All images by Kristen Douglass.



July 2014



simple summer style

Written by , Posted in STYLE + SOUNDS


We’re trying to establish routines again–a bit of play, a bit of house work, a bit of school work, a bit of rest–dividing up hours of sweltering heat. We barely go outside in the middle parts of the day right now–except for yesterday when I made the older ones run 10 laps around the house perimeter for repetitive arguing with one another. The heat combined with long periods indoors makes everyone grumpier. And don’t worry I gave them plenty of water. (wink.) Olive came home with strep throat this weekend, which means she’s spent the last few days wrapped in my arms or snuggled into my lap.  It’s the only redeeming part of sickness, really. She hates her medicine so much that each morning she tries to convince me she’s well enough not to take it, “See mom? My throat doesn’t hurt anymore, so I don’t need to drink that stuff, right?” Apparently, the idea of completing the disgusting antibiotic is too conceptual for the five year-old who doesn’t feel sick any longer.


After a summer of erratic living, I, too, am finding steadier rhythms. I’m waking up before the kids again, and although a part of me grumbles at this, my days (especially the mornings) always go a bit smoother when I begin with an hour or two that doesn’t involve me talking with someone. I enjoy my first cup of coffee in silence, sometimes writing or reading, sometimes watching the sun rise over our neighbor’s roofline. Either way, I feel more prepared to lead my children through our day, opposed to the willy-nilly routine we’ve had most of the last six months–which I always enjoy for seasons.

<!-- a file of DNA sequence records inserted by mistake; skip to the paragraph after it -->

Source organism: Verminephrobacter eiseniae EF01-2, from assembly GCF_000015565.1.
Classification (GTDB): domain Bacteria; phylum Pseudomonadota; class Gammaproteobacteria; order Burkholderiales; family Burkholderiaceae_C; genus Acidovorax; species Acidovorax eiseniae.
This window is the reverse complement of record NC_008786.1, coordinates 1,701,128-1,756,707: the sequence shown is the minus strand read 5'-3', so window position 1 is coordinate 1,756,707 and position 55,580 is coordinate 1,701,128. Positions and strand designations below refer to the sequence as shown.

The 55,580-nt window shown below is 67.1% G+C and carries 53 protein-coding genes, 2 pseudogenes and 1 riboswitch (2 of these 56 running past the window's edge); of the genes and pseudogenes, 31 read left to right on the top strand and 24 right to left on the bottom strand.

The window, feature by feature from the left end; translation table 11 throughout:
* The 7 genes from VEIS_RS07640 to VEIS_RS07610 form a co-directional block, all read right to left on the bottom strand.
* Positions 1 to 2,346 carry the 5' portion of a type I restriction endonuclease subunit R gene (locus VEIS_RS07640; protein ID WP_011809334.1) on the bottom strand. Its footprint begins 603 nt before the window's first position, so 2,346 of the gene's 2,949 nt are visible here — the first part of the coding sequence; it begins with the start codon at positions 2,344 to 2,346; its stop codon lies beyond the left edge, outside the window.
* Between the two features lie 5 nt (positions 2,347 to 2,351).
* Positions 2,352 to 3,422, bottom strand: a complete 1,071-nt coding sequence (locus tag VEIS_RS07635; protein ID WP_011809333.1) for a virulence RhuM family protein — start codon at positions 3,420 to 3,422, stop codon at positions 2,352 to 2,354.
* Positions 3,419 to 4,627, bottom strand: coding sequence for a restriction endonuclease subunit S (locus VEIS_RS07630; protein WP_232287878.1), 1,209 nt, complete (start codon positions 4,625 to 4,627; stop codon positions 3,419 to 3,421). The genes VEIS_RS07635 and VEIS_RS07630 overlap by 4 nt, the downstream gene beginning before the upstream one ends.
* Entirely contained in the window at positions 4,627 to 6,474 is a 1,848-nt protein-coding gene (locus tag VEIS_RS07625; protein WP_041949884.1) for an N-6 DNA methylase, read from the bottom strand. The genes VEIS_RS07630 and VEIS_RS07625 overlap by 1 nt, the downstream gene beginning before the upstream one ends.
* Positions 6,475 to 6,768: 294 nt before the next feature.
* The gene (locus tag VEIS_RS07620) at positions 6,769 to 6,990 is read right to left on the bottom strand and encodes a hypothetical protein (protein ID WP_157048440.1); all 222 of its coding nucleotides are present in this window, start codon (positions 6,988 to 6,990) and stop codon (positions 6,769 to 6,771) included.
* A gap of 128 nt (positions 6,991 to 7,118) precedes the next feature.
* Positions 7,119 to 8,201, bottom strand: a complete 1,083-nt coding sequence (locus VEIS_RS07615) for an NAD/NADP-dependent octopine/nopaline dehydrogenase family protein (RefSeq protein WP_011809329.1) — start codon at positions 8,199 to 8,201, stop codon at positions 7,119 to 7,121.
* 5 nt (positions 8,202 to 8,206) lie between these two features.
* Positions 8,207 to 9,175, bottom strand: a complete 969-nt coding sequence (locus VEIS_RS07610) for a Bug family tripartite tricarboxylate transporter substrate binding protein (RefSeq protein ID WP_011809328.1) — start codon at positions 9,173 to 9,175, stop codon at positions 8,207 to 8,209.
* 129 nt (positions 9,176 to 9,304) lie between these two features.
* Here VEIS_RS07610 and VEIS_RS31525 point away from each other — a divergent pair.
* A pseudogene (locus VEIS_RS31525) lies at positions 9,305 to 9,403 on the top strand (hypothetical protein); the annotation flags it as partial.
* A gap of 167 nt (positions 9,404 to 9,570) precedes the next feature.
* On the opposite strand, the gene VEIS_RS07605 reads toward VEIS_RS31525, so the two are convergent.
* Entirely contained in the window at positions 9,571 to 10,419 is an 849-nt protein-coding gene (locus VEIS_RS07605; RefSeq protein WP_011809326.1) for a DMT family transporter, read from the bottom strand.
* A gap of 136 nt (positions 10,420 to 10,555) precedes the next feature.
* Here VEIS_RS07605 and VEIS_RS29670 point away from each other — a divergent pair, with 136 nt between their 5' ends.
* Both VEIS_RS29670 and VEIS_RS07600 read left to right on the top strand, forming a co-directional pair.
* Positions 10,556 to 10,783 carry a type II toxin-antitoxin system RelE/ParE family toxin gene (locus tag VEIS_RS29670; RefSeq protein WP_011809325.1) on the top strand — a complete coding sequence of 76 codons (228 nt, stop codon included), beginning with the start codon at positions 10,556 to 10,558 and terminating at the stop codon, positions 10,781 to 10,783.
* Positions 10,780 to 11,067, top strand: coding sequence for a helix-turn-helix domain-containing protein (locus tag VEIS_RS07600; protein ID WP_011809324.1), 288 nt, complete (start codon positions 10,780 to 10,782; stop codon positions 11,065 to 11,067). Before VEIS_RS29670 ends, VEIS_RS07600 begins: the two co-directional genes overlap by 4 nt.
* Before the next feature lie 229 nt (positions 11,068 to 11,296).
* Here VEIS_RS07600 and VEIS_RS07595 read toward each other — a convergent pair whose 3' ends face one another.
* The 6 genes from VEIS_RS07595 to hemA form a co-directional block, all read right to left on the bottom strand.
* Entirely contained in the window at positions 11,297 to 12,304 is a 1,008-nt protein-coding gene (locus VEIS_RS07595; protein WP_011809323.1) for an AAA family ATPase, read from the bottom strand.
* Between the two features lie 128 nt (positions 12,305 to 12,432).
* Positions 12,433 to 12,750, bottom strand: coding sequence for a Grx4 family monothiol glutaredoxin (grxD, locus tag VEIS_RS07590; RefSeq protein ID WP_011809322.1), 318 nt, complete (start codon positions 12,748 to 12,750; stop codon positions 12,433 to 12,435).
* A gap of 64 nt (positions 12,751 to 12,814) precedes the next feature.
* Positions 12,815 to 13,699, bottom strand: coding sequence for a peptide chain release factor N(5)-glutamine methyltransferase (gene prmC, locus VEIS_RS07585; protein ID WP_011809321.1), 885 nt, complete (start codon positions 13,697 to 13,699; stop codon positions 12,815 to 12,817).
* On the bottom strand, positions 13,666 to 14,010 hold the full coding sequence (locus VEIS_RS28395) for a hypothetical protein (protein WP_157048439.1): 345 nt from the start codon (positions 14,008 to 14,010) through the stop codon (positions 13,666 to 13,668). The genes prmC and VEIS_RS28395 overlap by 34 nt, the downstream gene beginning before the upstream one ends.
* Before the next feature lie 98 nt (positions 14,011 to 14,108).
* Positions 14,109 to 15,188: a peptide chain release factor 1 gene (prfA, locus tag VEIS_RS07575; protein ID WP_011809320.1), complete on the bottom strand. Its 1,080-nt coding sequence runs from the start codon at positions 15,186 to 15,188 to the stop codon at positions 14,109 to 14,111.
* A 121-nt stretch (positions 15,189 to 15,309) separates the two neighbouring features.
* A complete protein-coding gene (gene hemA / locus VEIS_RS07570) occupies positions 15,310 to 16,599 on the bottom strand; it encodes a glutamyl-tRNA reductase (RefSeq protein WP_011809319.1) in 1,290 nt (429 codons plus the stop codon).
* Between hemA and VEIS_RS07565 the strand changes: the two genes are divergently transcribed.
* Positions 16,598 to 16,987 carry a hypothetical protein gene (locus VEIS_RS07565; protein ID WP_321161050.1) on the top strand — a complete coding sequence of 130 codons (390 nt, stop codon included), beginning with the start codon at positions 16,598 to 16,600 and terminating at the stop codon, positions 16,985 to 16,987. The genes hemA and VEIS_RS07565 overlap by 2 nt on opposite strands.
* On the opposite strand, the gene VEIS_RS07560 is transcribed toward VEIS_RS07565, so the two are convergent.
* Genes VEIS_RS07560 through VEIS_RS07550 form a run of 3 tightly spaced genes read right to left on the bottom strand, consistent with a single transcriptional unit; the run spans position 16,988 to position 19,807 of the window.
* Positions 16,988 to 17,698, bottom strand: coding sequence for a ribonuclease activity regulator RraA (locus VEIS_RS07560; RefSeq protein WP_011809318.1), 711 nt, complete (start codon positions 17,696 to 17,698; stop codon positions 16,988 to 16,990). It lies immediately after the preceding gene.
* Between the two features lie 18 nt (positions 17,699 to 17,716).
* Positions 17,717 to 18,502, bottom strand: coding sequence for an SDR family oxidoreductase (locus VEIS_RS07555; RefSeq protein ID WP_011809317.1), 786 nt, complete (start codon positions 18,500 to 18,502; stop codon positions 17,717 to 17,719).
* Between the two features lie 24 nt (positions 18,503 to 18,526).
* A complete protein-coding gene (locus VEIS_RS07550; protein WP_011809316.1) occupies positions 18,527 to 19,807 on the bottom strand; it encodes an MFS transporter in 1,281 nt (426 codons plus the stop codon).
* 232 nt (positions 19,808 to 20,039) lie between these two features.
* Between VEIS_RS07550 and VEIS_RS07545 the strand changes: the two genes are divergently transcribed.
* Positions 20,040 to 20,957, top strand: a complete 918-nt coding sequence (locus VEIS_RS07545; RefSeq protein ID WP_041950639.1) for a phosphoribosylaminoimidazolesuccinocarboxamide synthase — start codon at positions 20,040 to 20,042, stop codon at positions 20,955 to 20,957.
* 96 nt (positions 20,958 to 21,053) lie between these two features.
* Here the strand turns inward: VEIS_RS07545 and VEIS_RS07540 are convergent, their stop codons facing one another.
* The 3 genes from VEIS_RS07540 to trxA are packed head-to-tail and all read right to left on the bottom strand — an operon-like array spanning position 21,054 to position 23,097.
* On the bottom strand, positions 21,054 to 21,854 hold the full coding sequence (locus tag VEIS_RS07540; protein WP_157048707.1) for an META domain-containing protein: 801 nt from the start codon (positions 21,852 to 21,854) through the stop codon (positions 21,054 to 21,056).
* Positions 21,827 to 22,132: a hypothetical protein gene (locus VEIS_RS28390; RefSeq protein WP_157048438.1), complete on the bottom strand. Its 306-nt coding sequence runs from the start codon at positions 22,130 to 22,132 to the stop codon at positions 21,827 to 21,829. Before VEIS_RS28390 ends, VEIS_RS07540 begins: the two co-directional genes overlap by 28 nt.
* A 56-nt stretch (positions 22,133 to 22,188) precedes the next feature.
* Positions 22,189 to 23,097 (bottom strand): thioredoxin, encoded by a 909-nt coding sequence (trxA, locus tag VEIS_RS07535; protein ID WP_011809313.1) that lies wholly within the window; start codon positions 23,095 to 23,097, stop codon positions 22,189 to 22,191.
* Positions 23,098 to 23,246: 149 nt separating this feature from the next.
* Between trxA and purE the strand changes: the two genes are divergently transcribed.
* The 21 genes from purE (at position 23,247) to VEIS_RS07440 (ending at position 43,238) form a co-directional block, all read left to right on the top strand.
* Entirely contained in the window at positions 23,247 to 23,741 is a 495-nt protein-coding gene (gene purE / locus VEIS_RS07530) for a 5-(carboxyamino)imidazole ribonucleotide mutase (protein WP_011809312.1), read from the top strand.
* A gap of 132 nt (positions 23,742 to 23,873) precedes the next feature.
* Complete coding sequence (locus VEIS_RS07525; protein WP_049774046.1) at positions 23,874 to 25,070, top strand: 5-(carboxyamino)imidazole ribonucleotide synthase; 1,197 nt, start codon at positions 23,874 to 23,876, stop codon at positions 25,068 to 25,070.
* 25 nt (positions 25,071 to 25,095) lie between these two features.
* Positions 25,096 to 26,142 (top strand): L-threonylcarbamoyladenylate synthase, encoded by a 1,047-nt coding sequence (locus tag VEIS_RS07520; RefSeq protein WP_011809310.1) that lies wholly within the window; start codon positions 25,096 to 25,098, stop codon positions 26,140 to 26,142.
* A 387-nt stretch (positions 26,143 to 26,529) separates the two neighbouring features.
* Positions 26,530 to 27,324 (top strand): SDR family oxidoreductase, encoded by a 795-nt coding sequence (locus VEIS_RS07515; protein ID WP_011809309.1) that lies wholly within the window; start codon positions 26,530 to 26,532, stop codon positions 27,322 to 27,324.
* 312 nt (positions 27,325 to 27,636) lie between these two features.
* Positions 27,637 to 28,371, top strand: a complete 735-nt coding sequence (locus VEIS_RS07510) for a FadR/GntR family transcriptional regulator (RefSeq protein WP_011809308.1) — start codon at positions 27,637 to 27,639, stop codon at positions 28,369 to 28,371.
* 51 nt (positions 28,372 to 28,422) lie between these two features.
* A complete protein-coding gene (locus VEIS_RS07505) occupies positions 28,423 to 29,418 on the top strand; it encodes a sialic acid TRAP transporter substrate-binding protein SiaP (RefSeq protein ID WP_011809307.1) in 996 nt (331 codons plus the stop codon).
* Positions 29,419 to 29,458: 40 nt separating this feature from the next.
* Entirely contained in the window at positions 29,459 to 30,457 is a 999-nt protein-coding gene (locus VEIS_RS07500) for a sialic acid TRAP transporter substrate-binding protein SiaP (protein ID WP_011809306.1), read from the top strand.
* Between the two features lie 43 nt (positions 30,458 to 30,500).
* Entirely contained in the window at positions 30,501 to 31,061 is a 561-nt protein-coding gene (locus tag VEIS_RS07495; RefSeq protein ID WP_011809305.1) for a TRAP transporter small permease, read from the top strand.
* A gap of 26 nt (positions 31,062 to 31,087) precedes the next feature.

Although I generally have a simple style aesthetic, it’s even simpler in this heat. Most days, I tie back my hair or quickly sweep it up into a messy bun or braid. I dab a bit of concealer under my eyes–because I never want to look as tired as I am (wink)–swab on a bit of blush and lip gloss, and try to drink plenty of water (after morning coffee). I stay cool in simple summer dresses or shorts, and usually pick one piece of jewelry with it–this time the skyline medallion, courtesy of Market Colors.

You all know how I love highlighting small businesses, especially ones who give back. Market Colors is a business supporting craftsman artists in Africa. Each affordable purchase directly helps these craftsmen build a steady income for housing, food, and education. Plus, their handmade products are beautiful–like this clutch  or this wallet both crafted in Kenya. See anything you or a friend might like? Enter cloisteredaway at checkout to receive 20% off. Code expires Friday at midnight EST. Enjoy and stay cool!

shirt (similar) / shorts / necklace / shoes